One of the most overlooked tourist destinations in Greece, with a unique architectural and cinematic atmosphere.
Vitsi, west of Florina and northwest of Kastoria, is geographically a triangle, the two sides of which touch the border line. Dense beech forests of incredible beauty and fog, which in some passages becomes almost solid, a welcome invasion of images and senses.
Korestia, also known as “brick villages”, is a cluster of mountain villages (Ano and Kato Kraniona, Halara, Melas, Makrochori, Mavrokampos, Agios Antonios, Gavros), which are mainly found on the road connecting Kastoria with Prespes.
Korestia is of great architectural and cultural interest thanks to the brick houses with their characteristic red colour, which can be found there. The houses were built by craftsmen in the first half of the last century with red mud, water and straw. Only in their foundation was stonework used, on which the bricks were supported to make the building solid. The bricks used for their construction are uncoated, uncooked, raw bricks. They consist of mud and straw poured into a simple mould, dried in the sun. The roofs were covered with wood, reeds and tiles. Made of mud and clay, at once humble and striking, they have a distinctive red colour and peek out from behind the walnut trees. All the buildings face in one direction, that is, the beneficial south side. There is no opening in the northern rear elevation. As can be seen, the bioclimatic architecture is based on folk architecture. The “mud houses” were built until 1940, after the Civil War the area was devastated.
Today they are crumbling, abandoned, left to the mercy of time and weather conditions.
Ruins of Kranionas
The densely built Kranionas, with its large two and three-storey brick houses developed in an organic ensemble, is one of the many abandoned villages of the borderland. Sixty to seventy houses constituted one residential unit, while a second one was often found in close proximity (Ano Kranionas, Ano Melas, etc.). A church, a school (only occasionally preserved) and chania (hostels) for travellers were the only non-private buildings.
On the road from Kastoria to Prespes, on a hill on the left of the road, a settlement with brick houses made of red earth and straw attracts the visitor’s attention. The sign reads Gavros. Going up the main road, one sees all around ruined houses, a school, a church, no human presence anywhere. You get a strange feeling and on the other hand the landscape looks familiar.
Ruins of Mavrokampos
Maurokambos of Kastoria is a mountainous settlement located at an altitude of 820m. It is located at the northern end of the prefecture of Kastoria, 25 km northwest of the city of Kastoria. It is reported by the French cartographer Anne Synvet, professor of geography at the Ottoman Lyceum of Constantinople, that in 1878 it had 600 Orthodox Christians and in 1886 300 Christians and a church.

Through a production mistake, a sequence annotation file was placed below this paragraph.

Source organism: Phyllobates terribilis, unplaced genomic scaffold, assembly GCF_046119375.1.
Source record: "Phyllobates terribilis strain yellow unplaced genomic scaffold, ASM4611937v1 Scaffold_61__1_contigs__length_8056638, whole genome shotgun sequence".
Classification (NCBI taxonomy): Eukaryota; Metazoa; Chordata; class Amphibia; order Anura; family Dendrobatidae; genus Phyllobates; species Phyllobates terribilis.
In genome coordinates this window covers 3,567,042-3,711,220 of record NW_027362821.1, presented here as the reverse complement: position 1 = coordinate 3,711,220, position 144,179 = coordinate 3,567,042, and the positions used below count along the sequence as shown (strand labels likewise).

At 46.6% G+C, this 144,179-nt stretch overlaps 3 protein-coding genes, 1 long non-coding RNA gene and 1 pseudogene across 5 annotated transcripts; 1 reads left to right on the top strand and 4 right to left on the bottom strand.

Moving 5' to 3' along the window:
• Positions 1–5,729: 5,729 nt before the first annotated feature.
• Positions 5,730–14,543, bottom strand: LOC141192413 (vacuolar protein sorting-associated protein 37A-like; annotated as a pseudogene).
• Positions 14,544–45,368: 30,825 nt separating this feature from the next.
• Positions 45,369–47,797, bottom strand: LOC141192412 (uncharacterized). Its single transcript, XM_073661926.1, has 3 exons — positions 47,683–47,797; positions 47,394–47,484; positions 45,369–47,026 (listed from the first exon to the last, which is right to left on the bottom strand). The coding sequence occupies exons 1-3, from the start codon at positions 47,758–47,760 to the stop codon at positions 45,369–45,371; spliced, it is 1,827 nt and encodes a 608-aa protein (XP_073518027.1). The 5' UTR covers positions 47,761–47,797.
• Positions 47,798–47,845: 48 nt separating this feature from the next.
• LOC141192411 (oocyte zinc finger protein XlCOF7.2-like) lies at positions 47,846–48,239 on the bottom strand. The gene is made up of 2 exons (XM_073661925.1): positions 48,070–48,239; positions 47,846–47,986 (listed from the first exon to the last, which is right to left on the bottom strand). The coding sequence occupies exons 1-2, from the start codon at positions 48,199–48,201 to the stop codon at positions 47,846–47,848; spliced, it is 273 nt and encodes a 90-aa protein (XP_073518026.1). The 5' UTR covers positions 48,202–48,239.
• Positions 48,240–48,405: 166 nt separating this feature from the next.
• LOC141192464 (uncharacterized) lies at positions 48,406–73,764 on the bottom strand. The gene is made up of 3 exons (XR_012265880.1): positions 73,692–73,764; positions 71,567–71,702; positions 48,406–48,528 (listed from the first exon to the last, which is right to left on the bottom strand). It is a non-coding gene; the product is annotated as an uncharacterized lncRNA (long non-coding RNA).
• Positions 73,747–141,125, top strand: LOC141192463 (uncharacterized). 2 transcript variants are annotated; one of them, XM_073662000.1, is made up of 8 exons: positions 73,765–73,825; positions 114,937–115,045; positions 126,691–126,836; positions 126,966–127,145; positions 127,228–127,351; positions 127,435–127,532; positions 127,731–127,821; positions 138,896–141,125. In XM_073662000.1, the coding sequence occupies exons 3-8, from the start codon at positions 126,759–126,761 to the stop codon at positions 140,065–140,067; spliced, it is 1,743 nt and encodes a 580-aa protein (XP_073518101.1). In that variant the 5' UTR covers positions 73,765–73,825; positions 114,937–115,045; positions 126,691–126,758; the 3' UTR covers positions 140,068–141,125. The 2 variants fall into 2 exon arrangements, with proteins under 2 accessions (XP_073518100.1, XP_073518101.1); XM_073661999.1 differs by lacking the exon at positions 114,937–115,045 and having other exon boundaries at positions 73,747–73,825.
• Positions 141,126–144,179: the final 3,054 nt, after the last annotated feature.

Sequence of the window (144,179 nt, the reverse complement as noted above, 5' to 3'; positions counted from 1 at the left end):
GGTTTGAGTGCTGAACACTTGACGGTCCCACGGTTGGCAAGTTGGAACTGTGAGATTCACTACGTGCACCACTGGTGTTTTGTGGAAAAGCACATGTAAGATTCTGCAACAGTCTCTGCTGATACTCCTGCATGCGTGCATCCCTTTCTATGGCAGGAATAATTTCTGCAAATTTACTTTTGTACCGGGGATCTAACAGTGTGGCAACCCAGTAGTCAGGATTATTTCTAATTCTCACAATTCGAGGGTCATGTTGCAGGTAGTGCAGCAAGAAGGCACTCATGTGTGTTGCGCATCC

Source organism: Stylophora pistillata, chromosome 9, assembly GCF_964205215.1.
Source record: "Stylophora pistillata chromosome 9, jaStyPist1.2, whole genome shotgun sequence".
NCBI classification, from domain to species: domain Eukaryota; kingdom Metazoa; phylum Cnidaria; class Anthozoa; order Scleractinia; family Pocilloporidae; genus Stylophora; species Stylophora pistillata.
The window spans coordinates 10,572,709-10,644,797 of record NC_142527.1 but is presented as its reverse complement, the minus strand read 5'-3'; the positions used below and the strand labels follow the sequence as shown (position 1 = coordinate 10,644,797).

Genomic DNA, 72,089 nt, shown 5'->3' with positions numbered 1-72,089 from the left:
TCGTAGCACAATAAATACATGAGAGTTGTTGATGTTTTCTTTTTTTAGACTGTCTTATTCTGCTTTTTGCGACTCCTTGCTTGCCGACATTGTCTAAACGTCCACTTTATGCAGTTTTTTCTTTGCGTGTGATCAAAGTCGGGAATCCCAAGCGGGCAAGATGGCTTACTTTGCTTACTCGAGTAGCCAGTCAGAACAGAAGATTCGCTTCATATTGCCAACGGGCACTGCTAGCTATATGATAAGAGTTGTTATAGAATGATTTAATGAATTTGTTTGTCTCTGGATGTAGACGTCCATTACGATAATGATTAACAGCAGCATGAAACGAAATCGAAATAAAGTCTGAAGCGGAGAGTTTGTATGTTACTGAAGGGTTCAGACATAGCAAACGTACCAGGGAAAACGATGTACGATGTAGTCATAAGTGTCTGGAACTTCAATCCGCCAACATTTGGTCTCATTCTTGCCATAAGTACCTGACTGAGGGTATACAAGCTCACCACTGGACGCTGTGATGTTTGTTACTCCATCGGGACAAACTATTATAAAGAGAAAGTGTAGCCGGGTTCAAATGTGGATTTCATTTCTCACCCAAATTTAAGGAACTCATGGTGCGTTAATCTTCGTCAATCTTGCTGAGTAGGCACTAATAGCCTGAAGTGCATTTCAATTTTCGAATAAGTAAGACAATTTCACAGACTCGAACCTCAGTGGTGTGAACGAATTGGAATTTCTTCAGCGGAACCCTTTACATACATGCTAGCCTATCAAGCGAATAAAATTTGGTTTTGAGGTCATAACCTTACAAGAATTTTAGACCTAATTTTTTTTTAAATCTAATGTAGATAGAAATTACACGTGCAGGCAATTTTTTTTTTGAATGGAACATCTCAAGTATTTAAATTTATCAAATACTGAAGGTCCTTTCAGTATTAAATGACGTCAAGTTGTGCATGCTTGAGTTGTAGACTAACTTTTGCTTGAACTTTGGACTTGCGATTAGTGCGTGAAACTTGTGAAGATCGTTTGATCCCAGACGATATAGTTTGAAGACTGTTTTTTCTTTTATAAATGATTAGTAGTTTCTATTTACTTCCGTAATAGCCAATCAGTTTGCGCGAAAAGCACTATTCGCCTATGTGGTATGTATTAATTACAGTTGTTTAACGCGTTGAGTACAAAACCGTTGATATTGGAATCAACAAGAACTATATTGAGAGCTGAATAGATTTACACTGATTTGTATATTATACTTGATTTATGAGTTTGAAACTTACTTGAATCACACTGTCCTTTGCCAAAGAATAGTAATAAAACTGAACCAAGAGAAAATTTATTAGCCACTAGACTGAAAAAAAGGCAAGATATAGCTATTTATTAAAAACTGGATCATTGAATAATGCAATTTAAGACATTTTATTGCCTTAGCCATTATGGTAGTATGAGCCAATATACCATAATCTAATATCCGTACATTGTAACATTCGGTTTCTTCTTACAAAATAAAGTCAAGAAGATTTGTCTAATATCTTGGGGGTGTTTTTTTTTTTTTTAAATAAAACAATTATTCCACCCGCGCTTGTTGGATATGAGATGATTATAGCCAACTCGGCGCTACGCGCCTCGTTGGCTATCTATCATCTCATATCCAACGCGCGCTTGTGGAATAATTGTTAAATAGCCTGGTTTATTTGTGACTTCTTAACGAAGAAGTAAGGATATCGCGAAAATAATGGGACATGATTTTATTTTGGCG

The village of Halara had about 900 inhabitants in 1878. It is a mountainous settlement (altitude 870m) of the prefecture of Kastoria. It is located at the northern end of the prefecture, 26 km north of the city of Kastoria via the provincial road Vissinias-Gavros. The transition is also via the vertical axis of the Egnatia road, barrier Siatista-Krystallopigi at the junction of Gavros. In Halara it is worth seeing the watermill outside, built in 1900, and the church of Panagia, which is brick built in 1717.
Ano Melas is a village in the prefecture of Kastoria. It is built at an altitude of 1,030 metres on the slopes of Vernos (Vitsi). The village is brick-built, like most of the villages of Korestia. The settlement was recognized in 1940 and became part of the Melas community.
Today the landscape is quite changed. The national road, on the old alignment, meets again the increased traffic towards the border post of Krystallopigi, which connects Greece with Albania. Kranionas, Gavros (both now in ruins), Neos Oikismos (New Settlement – Korestia) images that tell their story, the adventures of the border mountain village in 20th century Greece, after the Civil War.
The area lives from the production of beans and looks forward to the development of agrotourism to keep its young people from migrating. The evocative backdrop of its ruined brick houses will perhaps be able to sustain its hopes.
The settlements of Korestia have been the backdrop scenery for films such as Philippos Filaktos’ “Pavlos Melas”, “James Bond: For Your Eyes Only” by John Glen, “Soul Deep” (Psychi Vathia) by Pantelis Voulgaris, “The Suspended Step of the Stork” by Theo Angelopoulos. Korestia was the choice of Theo Angelopoulos to shoot scenes from “The Suspended Step of the Stork” and Pantelis Voulgaris for “Psychi Vathia”. Sinking into absolute silence, we hear the creaking from the collapse of the walls of the empty houses, which cannot bear the weight of the mass of snow. Abandonment and loneliness, a numbed landscape. In this deafening silence you realize the “other” Greece, untouched by the wand of tourist euphoria.